Richard Burr on Crime
Sr Senator; previously Republican Rep (NC-5)
Proponents recommend voting YES because:
This amendment reinstates the COPS Program. I remind everyone, when the COPS Program was functioning, violent crime in America reduced 8.5% a year for 7 years in a row. Throughout the 1990s, we funded the COPS Program at roughly $1.2 billion, and it drove down crime. Now crime is rising again. The COPS Program in the crime bill worked, and the Government Accounting Office found a statistical link between the COPS grants and a reduction in crime. The Brookings Institution reported the COPS Program is one of the most cost-effective programs we have ever had in this country. Local officials urgently need this support.
Opponents recommend voting NO because:
The COPS Program has some history. It was started by President Clinton. He asked for 100,000 police officers. He said that when we got to 100,000, the program would stop. We got to 110,000 police officers and the program continues on and on and on.
This program should have ended 5 years ago or 6 years ago, but it continues. It is similar to so many Federal programs that get constituencies that go on well past what their original purpose was. It may be well intentioned, but we cannot afford it and we shouldn't continue it. It was never thought it would be continued this long.
CURE (Citizens United for Rehabilitation of Errants) is a membership organization of families of prisoners, prisoners, former prisoners and other concerned citizens. CURE's two goals are
Opposing press release from Rep. Doug LaMalfa (R-CA-1):: The reform sentencing laws in this bill may compromise the safety of our communities. Criminals convicted of violent crimes would have the opportunity to achieve 'low risk' status and become eligible for early release. California already has similar laws in place--Propositions 47 and 57--which have hamstrung law enforcement and caused a significant uptick in crime.
Supporting press release from Rep. Jerrold Nadler (D-NY-10):: S. 756 establishes a new system to reduce the risk that [federal prisoners] will commit crimes once they are released. Critically, S. 756 would not only implement these reforms to our prison system, but it also takes a crucial first step toward addressing grave concerns about our sentencing laws, which have for years fed a national crisis of mass incarceration. The bill is a 'first step' that demonstrates that we can work together to make the system fairer in ways that will also reduce crime and victimization.
Legislative outcome: Concurrence Passed Senate, 87-12-1, on Dec. 18, 2018; Concurrence Passed House 358-36-28, Dec. 20, 2018; President Trump signed, Dec. 21, 2018
Ratings by the National Association of Police Organizations indicate support or opposition to issues of importance to police and crime. The organization's self-description: "The National Association of Police Organizations (NAPO) is a coalition of police units and associations from across the United States. NAPO was organized for the purpose of advancing the interests of America's law enforcement officers through legislative advocacy, political action, and education.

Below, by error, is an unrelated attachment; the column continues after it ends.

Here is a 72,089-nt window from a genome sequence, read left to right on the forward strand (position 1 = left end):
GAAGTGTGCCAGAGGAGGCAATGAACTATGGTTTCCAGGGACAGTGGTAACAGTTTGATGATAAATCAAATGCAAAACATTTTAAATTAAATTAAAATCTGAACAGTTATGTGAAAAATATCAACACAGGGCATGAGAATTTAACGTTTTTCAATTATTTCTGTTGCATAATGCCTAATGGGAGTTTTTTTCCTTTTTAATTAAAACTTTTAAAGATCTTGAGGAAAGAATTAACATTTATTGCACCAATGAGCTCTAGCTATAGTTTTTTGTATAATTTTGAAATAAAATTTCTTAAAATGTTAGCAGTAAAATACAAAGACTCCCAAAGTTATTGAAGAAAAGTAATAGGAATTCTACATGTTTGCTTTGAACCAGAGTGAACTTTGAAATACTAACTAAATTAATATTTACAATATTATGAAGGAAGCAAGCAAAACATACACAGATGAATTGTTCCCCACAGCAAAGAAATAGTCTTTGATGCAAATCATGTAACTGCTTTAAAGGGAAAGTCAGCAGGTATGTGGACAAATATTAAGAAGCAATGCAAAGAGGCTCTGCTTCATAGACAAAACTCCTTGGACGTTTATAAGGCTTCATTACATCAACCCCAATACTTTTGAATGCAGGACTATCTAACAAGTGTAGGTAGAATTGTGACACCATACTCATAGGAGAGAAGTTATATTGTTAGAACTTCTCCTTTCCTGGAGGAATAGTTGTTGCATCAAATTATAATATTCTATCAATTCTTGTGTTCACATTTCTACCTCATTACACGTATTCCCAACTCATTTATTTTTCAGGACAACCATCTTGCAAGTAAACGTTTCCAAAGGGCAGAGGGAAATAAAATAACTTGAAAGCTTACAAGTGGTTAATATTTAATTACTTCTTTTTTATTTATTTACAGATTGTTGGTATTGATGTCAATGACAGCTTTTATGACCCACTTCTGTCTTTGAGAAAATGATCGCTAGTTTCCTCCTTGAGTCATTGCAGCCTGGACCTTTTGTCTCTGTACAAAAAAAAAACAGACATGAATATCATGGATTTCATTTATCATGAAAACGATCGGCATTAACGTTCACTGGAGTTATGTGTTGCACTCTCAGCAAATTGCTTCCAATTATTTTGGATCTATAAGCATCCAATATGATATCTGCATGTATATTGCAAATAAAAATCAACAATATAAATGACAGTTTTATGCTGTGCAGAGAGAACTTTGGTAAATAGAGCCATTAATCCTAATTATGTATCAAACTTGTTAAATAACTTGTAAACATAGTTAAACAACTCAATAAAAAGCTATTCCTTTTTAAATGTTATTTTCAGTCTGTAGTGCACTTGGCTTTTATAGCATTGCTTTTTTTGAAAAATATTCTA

"Increasingly, the rights and interests of law enforcement officers have been the subject of legislative, executive, and judicial action in the nation’s capital. NAPO works to influence the course of national affairs where law enforcement interests are concerned. The following list includes examples of NAPO’s accomplishments:
VoteMatch scoring for the NAPO ratings is as follows:
[As part of the Contract with America, within 100 days we pledge to bring to the House Floor the following bill]:
The Taking Back Our Streets Act:
An anti-crime package including stronger truth in sentencing, “good faith” exclusionary rule exemptions, effective death penalty provisions, and cuts in social spending from this summer’s crime bill to fund prison construction and additional law enforcement to keep people secure in their neighborhoods and kids safe in their schools.
|2017-18 Governor, House and Senate candidates on Crime:||Richard Burr on other issues:|
Freshman class of 2019:
"Freshman class" means "not in Congress in January 2017", with exceptions:
* Special election, so sworn in other than Jan. 2019
** Served in Congress in a previous term
*** Lost recount or general election
Freshman class of January 2019 (Republicans):
FL-6:Waltz ; FL-15:Spano ; FL-17:Steube
MN-1:Hagedorn ; MN-8:Stauber
OH-12*:Balderson ; OH-16:Gonzalez
PA-9:Meuser ; PA-11**:Smucker ; PA-12*:Keller ; PA-13:Joyce ; PA-14:Reschenthaler
TN-2:Burchett ; TN-6:Rose ; TN-7:Green
TX-2:Crenshaw ; TX-3:Taylor ; TX-5:Gooden ; TX-6:Wright ; TX-21:Roy ; TX-27*:Cloud
VA-5:Riggleman ; VA-6:Cline
Freshman class of January 2019 (Democrats):
AZ-2**:Kirkpatrick ; AZ-9:Stanton
CA-49:Levin ; CA-10:Harder ; CA-21:Cox ; CA-25:Hill ; CA-39:Cisneros ; CA-45:Porter ; CA-48:Rouda
CO-2:Neguse ; CO-6:Crow
FL-26:Mucarsel-Powell ; FL-27:Shalala
IA-1:Finkenauer ; IA-3:Axne
IL-4:Garcia ; IL-6:Casten ; IL-14:Underwood
MA-3:Trahan ; MA-7:Pressley
MI-8:Slotkin ; MI-9:Levin ; MI-13:Tlaib ; MI-13*:Jones ; MI-11:Stevens
MN-2:Craig ; MN-3:Phillips ; MN-5:Omar
NJ-2:Van Drew ; NJ-3:Kim ; NJ-7:Malinowski ; NJ-11:Sherrill
NM-1:Haaland ; NM-2:Torres Small
NV-3:Lee ; NV-4**:Horsford
NY-14:Ocasio-Cortez ; NY-11:Rose ; NY-19:Delgado ; NY-22:Brindisi ; NY-25:Morelle
PA-4:Dean ; PA-5:Scanlon ; PA-6:Houlahan ; PA-7:Wild ; PA-17*:Lamb
TX-7:Fletcher ; TX-16:Escobar ; TX-29:Garcia ; TX-32:Allred
VA-2:Luria ; VA-7:Spanberger ; VA-10:Wexton
Senate Office SR-217, Washington, DC 20510